Ingvar Kamprad has by many been ranked as one of the top 3 richest
people on Earth.
The founder of IKEA has not lost much during this last economic down
Together with a few other heavy hitters, he has raised enough to bail
out GM world-wide.
He intends to continue to produce cars, knowing what he knows about
economy of scale, and mass production, and of course outsourcing.
Only one model will be added to the line of GM cars.
Aluminum head? Warping problems? Maybe some other motor.
Too much information over the past 35 or 40 years.
But, tell me this if you can, Leon: If NASCAR is still running pushrod
engines then how is Toyota complying with the regs? Isn't their 5.7 truck
motor overhead cam(s)? Of course, I am assuming that motor/block is the
basis for their racing engines. I suppose the rules must allow them to
fabricate pushrod heads. But then, where does the cam (do the cams) go?
Dave in Houston
In so much that nearly every Vega blew it's head gasket with the aluminum
block/iron head configuration, I am not so sure that the addition of the
Cosworth aluminum head would have add any less reliability from that stand
point. LOL The standard engine wa s rough running SOG. I suspect that
that contributed to its many problems.
When I was a kid I had a new Vega and was skeptical of any aluminum
block/head combination coming out of Detroit because of the problem I had
with the engine. It's not like I neglected the engine, I replaced the short
block in my parents garage when I was 19. I knew what you needed to do to
maintain a car. :~) A piston skirt broke on mine and that in turn punched
a hole in the aluminum cylinder. The engine locked up pretty quick, having
sucked coolant into the cylinder. I'm glad I was not on the freeway then it
You are asking the wrong person. I made my living in the automotive
business for many years but that was work. LOL. Does NASCAR require push
rod engines or factory configured engines? Can they use any factory engine
that they want?
Yeah, the 5.7L engine is a DOHC design so there are 4 cam shafts, driven by
a chains vs. belt/belts, thank goodness. Compared to most Japanese engines
this one does not have any required scheduled parts replacement preventative
naintainence. Yeah it can still have a timing chain go bad but I have to
hope that the engine is a non-interference design.
I can not easily see how that block could be configured to run with push rod
heads, like you said, where would you put the cam.
Back in the day, either the Model A or the Model T was sold in a kit form.
You had to take the crate apart carefully. Because it became the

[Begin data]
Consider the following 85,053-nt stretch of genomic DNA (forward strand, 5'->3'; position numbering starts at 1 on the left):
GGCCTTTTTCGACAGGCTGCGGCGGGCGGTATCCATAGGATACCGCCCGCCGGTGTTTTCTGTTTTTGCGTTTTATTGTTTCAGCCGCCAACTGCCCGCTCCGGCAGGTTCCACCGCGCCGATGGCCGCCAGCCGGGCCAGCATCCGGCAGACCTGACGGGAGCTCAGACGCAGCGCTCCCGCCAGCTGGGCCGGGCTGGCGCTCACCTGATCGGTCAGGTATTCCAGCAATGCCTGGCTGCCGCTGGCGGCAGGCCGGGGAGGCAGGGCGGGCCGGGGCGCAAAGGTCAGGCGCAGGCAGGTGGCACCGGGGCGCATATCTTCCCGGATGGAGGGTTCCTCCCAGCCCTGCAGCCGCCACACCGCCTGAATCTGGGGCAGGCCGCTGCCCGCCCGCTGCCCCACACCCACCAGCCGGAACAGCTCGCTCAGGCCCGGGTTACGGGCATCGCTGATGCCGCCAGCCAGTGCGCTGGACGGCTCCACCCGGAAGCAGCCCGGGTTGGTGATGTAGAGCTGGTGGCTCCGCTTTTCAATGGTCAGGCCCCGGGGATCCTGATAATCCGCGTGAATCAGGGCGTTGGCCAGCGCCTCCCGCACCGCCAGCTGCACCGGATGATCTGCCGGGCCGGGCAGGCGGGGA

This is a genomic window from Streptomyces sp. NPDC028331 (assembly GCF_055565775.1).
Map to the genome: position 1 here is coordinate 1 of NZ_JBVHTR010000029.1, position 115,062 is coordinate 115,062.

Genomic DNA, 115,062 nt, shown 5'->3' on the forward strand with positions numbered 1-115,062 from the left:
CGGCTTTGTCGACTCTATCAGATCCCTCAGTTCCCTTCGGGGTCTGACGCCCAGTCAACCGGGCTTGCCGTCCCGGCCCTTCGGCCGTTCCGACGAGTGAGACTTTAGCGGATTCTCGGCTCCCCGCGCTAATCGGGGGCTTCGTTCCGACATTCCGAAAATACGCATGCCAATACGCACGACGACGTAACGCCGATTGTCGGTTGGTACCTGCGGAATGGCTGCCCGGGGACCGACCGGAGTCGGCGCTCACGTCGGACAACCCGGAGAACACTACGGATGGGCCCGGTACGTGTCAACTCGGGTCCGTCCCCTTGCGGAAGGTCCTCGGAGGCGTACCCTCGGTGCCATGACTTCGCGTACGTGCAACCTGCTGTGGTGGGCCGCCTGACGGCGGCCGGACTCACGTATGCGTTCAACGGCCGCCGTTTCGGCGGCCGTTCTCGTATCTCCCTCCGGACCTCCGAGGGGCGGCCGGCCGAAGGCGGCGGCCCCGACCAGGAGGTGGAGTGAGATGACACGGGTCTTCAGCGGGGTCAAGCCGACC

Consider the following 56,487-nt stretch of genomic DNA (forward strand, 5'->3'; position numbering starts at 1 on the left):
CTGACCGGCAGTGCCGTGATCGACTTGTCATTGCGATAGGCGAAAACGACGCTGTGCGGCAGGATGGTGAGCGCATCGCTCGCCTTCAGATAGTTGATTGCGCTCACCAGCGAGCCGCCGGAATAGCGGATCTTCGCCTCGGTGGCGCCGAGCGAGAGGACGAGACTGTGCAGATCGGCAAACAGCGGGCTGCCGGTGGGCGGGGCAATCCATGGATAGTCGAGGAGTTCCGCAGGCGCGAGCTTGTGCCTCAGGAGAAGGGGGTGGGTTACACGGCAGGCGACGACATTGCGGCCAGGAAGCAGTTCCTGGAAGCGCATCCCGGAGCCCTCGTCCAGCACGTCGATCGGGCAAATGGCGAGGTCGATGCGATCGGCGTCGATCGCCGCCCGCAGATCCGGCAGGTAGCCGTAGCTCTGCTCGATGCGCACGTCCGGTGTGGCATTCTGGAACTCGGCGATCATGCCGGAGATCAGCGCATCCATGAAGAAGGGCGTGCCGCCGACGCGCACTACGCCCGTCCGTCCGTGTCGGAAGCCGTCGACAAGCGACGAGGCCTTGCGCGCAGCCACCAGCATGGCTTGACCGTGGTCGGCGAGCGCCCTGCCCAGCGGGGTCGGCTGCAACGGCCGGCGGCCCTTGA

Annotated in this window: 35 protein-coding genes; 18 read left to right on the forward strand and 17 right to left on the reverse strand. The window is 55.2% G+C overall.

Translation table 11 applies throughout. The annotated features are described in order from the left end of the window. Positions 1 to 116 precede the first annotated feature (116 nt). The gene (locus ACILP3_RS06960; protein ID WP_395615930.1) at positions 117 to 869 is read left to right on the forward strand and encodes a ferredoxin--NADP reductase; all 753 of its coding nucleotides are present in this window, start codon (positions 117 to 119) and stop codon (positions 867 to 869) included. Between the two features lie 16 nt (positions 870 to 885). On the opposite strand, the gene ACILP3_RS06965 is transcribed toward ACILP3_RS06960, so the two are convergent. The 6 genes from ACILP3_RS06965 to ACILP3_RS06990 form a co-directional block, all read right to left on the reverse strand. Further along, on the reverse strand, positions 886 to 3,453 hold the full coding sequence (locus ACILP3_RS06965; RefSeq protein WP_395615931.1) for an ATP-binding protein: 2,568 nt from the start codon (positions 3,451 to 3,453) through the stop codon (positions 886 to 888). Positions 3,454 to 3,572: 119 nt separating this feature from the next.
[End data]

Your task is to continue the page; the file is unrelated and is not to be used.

floorboards. So it has been done. Although the cars were much simpler
On Wed, 25 Feb 2009 17:19:11 -0500, "Lee Michaels"
Henry Ford required the providers of hardware (nuts, bolts) to ship
the items in wooden cases of very specific dimensions - the wooden
case pieces became the floorboards of the cars. (Somewhere I have my
grandfather's copy of the book "Ford at Fifty" which has bits of
trivia mixed in with the drier historical data.)
One Ford VP gave his just-got-my-license son a Mustang in the 60's -
as a garage full of parts and a mechanic to help him assemble it.
Wonder if the kid was more careful with the car because of the hours
he put into it?
A friend of mine bought a '66 Mustang as a first car for his 16 year old
kid, and they spent endless hours together restoring it (I think the kid
was more or less "forced" to participate). And you guessed it; within a
few months of getting his license and taking delivery of the car his kid
had totaled the damn thing...
See Nad. See Nad go. Go Nad!
To reply, eat the taco.
One of the ideas floated around by the alternative energy folks is the "kit
car" concept. This is usually associated with fuel cells. Can you imagine
the reaction of Detroit and the UAW over a legitimate kit car?
As for hoping that Robatoy is serious.... I wouldn't bet any money on that
Ingvar was a close friend and business partner with one of my Swedish
cousins. My cousin declined to become a partner in IKEA as CFO when IKEA
OH well, I really don't care for most of their designs anyway.
I love IKEA. They sell really neat modular kitchens and for a decent
price. That leaves the home-owner with some money to buy a Staron
solid surface countertop, which IKEA also sells and shows...and *I*
fabricate and install...."TaDaaa!!!" Profit!
Add to that, that IKEA only shows a limited amount of colours and that
makes it easy for me to stock 8 sheets at the time and saving huge on
shipping and quantity discount.
IKEA's on-line cabinet lay-out/ordering program (which looks a lot
like SU, g.d & r) makes it really easy.
and here Lee thought I was never serious.
And as long as my clients don't write me fake cheques, I'll be a happy
Incidentally, this 'recession' has people shifting from solid surface
to quartz. My quartz business is up 30- 40 % over Jan/Feb last year
while solid surface is down about 20%. A change I can believe in. :-^
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